For three days, the disciples huddled afraid, in the black dark cold acknowledgement of death, in the cavernous days when the body of One they loved, One they followed, lay broken and spice-wrapped, pale and unmoving. They knew that in the garden, in the sealed tomb, all that remained of Him was a husk. Have you noticed this about the body, given over to death? It’s just a shell, a case, a cocoon emptied by a wet-winged soul, new born blinding and brilliant. Everything over, that’s all they could really see then—no opportunity for new, no evidence of bud or leaf, no sign of possibility. I imagine the way they must’ve talked to each other, remembering what He’d said, wondering if they would be killed too or just labeled as fools forever. They felt as though they had lost their own lives right with Him. Three dark days—three empty, dead dark days—and then in the silence of ending, after a breathless, impossible wait, the new they witnessed shattered every confidence they had had in their own understanding of life. And surely they celebrated what they had not understood before. Surely the awe left them shaking. Surely the old pain fell away, like shackles broken.
That’s why all our new always comes just this way—every new life, every new day, every new year. God means to repeat what He’s done, with the hope that maybe just maybe we’ll see, that maybe just one dead day we’ll get it and be born anew. He died that all things might be redeemed and made new, that death might not be the end, that those emptied of self might be full with Him.
Dry bones, hear the Word of the Lord:
If the earth never turns back toward the sun, we will live in the darkness. If she never moves closer, but stays far turned away, we will dwell forever in the wasteland, where the trees stand black-barked and wet and the frozen ground remains unbroken by the blood-red petals of the tulips. If the baby never emerges from the womb, he and the mother die together, and the tragedy blocks the light like a heavy cloud, never empty of rain. If the butterfly refuses to leave her cocoon, she dies there too, hungry, without ever feeling the wind in her wings. If I could choose not to breathe, the waste of this living would surely suffocate me. What if the disciples had never left that empty tomb? What if they had chosen to live there, right where the broken husk of him still should have been? What if they just sat in the dark cold cave re-living His suffering, wondering if somehow they might have kept him from it? I believe He would have come for them, the way He comes now for me on the first afternoon of a brand new year, the way He stands in the doorway of the tomb, silhouetted by the Light, beckoning me out of an empty space and away from the former things.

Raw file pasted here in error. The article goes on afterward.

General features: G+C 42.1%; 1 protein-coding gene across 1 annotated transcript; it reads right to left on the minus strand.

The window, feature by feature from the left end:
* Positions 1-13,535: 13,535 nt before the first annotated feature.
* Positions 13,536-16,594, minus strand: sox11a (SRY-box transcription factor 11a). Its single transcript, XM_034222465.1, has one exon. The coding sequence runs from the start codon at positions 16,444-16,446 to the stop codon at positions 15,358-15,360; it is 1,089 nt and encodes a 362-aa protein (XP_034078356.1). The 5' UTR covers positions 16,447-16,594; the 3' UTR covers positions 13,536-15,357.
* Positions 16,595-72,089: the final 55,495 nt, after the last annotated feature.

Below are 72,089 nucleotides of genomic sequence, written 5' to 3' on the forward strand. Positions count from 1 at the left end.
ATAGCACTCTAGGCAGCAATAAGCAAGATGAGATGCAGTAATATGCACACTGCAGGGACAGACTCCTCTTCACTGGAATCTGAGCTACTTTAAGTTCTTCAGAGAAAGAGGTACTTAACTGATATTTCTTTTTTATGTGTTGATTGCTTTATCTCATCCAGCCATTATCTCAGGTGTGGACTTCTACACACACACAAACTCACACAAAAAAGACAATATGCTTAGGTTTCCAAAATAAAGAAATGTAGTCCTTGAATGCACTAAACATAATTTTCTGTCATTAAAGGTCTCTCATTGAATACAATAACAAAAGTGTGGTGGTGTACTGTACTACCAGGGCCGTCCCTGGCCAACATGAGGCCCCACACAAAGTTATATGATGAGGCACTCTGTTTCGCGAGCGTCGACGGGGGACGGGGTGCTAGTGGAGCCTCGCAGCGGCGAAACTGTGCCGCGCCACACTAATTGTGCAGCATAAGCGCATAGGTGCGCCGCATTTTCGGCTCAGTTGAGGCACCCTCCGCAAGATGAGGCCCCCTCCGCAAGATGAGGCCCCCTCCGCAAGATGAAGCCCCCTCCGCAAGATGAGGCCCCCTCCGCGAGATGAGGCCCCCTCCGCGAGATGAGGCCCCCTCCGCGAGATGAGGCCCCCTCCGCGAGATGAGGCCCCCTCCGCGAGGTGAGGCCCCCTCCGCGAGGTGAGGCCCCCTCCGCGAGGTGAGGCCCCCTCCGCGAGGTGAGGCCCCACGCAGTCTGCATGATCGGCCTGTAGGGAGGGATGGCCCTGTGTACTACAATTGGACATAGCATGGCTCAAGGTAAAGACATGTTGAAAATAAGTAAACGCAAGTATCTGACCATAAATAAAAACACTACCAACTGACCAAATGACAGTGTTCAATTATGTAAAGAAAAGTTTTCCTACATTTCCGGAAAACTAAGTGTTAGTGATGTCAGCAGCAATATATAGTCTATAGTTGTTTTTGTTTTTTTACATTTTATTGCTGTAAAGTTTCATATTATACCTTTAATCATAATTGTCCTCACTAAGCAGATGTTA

How is it that the older our bodies become, the harder it becomes for us to see the new thing springing up? How is that we lose faith in redemption, in the way of God—the way He makes all things new, the way He sheds light on our darkness? Oh, how He summons me, reminding, as I lay my hand flat over a new year, watching the rain blur the window:
See, I am doing a new thing!
The truth is that I have no idea how God could bring something new out of the empty place this person left, this person I love who breathed her last earth-breath on the last day of the year. All I can see now is an empty space, and everything over.
But I know this too, the way I know my own breathing, this truth to which all creation bears happy witness:
No matter how dry the bones, how empty the space, how dark the tomb, how cold and hard the Winter ground, how black the night, how dead and wiry our living here sometimes feels, the Sovereign Lord has overcome all the temporary trouble of this place. The new day comes. A new year begins. Life has been resurrected from the grip of death, blinding bright and blood red, right from the death-dirt, shattering everything we have ever understood about living.
See, He makes a way in the wilderness and streams in the wasteland. A new thing springs up, do you not perceive it?
He who was seated on the throne said, “I am making everything new!” Then he said, “Write this down, for these words are trustworthy and true (Revelation 21:4-6).